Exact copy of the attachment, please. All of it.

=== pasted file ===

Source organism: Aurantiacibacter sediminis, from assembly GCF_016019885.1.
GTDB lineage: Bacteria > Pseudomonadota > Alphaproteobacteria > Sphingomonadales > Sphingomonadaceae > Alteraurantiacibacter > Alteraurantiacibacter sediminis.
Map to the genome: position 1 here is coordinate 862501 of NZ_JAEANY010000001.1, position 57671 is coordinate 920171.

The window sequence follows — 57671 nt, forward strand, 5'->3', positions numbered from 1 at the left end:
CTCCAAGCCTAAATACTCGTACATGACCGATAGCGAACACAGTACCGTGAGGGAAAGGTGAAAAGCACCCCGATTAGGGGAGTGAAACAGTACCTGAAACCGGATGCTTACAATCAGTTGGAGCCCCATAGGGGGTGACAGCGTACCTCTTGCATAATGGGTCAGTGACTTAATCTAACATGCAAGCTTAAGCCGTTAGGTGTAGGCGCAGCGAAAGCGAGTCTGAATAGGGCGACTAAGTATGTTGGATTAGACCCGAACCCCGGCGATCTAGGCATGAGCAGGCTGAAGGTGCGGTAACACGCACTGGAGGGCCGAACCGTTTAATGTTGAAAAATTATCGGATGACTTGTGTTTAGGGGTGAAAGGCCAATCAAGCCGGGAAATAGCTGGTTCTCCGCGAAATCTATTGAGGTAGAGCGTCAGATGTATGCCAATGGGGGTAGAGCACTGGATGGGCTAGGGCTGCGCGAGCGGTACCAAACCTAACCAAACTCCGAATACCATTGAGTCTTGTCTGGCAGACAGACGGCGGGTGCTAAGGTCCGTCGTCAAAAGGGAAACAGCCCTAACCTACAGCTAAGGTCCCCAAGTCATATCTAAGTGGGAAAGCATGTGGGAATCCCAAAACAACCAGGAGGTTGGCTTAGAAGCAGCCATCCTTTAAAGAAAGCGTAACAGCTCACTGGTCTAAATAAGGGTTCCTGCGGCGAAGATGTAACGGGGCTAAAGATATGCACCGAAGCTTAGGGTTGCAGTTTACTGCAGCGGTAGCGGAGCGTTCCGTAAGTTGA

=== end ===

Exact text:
Source organism: Aurantiacibacter sediminis, from assembly GCF_016019885.1.
GTDB lineage: Bacteria > Pseudomonadota > Alphaproteobacteria > Sphingomonadales > Sphingomonadaceae > Alteraurantiacibacter > Alteraurantiacibacter sediminis.
Map to the genome: position 1 here is coordinate 862501 of NZ_JAEANY010000001.1, position 57671 is coordinate 920171.

The window sequence follows — 57671 nt, forward strand, 5'->3', positions numbered from 1 at the left end:
CTCCAAGCCTAAATACTCGTACATGACCGATAGCGAACACAGTACCGTGAGGGAAAGGTGAAAAGCACCCCGATTAGGGGAGTGAAACAGTACCTGAAACCGGATGCTTACAATCAGTTGGAGCCCCATAGGGGGTGACAGCGTACCTCTTGCATAATGGGTCAGTGACTTAATCTAACATGCAAGCTTAAGCCGTTAGGTGTAGGCGCAGCGAAAGCGAGTCTGAATAGGGCGACTAAGTATGTTGGATTAGACCCGAACCCCGGCGATCTAGGCATGAGCAGGCTGAAGGTGCGGTAACACGCACTGGAGGGCCGAACCGTTTAATGTTGAAAAATTATCGGATGACTTGTGTTTAGGGGTGAAAGGCCAATCAAGCCGGGAAATAGCTGGTTCTCCGCGAAATCTATTGAGGTAGAGCGTCAGATGTATGCCAATGGGGGTAGAGCACTGGATGGGCTAGGGCTGCGCGAGCGGTACCAAACCTAACCAAACTCCGAATACCATTGAGTCTTGTCTGGCAGACAGACGGCGGGTGCTAAGGTCCGTCGTCAAAAGGGAAACAGCCCTAACCTACAGCTAAGGTCCCCAAGTCATATCTAAGTGGGAAAGCATGTGGGAATCCCAAAACAACCAGGAGGTTGGCTTAGAAGCAGCCATCCTTTAAAGAAAGCGTAACAGCTCACTGGTCTAAATAAGGGTTCCTGCGGCGAAGATGTAACGGGGCTAAAGATATGCACCGAAGCTTAGGGTTGCAGTTTACTGCAGCGGTAGCGGAGCGTTCCGTAAGTTGA